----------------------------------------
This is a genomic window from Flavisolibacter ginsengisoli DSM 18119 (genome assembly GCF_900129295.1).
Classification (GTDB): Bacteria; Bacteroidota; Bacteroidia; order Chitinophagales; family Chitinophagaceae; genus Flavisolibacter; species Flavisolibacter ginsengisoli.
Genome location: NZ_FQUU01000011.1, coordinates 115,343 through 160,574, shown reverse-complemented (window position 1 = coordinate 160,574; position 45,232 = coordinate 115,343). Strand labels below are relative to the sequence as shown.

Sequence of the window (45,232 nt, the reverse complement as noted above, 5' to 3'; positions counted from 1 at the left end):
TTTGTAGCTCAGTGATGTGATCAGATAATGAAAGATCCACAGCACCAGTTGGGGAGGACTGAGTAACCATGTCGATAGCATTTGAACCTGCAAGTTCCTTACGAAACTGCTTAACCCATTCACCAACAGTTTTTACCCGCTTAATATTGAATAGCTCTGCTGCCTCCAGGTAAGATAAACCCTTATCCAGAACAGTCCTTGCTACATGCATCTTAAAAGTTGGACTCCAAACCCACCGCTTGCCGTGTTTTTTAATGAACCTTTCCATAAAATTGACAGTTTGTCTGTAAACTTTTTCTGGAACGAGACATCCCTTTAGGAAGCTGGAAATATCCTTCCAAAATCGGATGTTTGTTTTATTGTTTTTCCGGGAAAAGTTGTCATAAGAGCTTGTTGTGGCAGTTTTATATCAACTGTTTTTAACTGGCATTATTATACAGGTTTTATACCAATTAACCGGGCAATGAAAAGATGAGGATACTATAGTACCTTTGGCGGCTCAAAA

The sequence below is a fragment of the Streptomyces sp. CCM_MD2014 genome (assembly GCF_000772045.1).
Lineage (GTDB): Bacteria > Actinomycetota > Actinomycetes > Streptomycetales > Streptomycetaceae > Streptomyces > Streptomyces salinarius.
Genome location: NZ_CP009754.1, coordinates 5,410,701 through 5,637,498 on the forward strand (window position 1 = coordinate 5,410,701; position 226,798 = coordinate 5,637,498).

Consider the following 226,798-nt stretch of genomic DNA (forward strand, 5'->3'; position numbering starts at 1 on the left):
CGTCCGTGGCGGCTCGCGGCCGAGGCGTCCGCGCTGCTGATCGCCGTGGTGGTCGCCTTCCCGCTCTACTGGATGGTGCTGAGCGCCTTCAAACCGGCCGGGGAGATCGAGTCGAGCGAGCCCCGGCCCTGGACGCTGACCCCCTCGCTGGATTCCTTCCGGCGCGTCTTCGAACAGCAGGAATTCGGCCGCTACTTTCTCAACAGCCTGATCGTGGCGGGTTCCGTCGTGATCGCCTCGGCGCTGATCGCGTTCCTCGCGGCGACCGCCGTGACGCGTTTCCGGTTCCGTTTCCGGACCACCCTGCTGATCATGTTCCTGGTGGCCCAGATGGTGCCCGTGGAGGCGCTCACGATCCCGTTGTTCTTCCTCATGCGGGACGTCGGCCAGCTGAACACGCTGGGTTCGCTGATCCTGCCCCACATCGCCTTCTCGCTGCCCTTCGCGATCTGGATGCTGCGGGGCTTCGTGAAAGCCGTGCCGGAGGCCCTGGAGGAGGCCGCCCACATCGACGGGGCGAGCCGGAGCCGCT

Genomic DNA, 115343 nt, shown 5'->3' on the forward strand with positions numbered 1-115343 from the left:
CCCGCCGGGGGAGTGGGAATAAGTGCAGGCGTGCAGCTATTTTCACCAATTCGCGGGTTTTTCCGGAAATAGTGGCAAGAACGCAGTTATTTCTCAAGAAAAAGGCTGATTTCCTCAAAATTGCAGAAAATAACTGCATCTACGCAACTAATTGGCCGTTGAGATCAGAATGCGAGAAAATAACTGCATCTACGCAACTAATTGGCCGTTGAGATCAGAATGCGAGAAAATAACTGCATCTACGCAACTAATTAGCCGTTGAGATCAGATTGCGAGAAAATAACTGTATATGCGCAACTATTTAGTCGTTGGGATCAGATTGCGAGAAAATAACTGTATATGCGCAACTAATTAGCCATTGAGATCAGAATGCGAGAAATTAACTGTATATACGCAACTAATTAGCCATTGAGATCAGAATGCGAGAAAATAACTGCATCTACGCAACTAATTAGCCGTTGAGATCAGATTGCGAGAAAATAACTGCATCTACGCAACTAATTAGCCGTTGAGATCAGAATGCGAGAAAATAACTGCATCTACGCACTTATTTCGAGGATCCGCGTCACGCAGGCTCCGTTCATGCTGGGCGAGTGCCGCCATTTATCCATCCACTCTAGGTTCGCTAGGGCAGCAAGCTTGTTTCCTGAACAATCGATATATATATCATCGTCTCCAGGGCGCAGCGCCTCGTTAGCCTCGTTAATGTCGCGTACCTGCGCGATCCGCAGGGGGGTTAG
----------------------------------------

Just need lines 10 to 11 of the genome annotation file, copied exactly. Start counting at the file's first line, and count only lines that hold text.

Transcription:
CGTCCGTGGCGGCTCGCGGCCGAGGCGTCCGCGCTGCTGATCGCCGTGGTGGTCGCCTTCCCGCTCTACTGGATGGTGCTGAGCGCCTTCAAACCGGCCGGGGAGATCGAGTCGAGCGAGCCCCGGCCCTGGACGCTGACCCCCTCGCTGGATTCCTTCCGGCGCGTCTTCGAACAGCAGGAATTCGGCCGCTACTTTCTCAACAGCCTGATCGTGGCGGGTTCCGTCGTGATCGCCTCGGCGCTGATCGCGTTCCTCGCGGCGACCGCCGTGACGCGTTTCCGGTTCCGTTTCCGGACCACCCTGCTGATCATGTTCCTGGTGGCCCAGATGGTGCCCGTGGAGGCGCTCACGATCCCGTTGTTCTTCCTCATGCGGGACGTCGGCCAGCTGAACACGCTGGGTTCGCTGATCCTGCCCCACATCGCCTTCTCGCTGCCCTTCGCGATCTGGATGCTGCGGGGCTTCGTGAAAGCCGTGCCGGAGGCCCTGGAGGAGGCCGCCCACATCGACGGGGCGAGCCGGAGCCGCT

Genomic DNA, 115343 nt, shown 5'->3' on the forward strand with positions numbered 1-115343 from the left: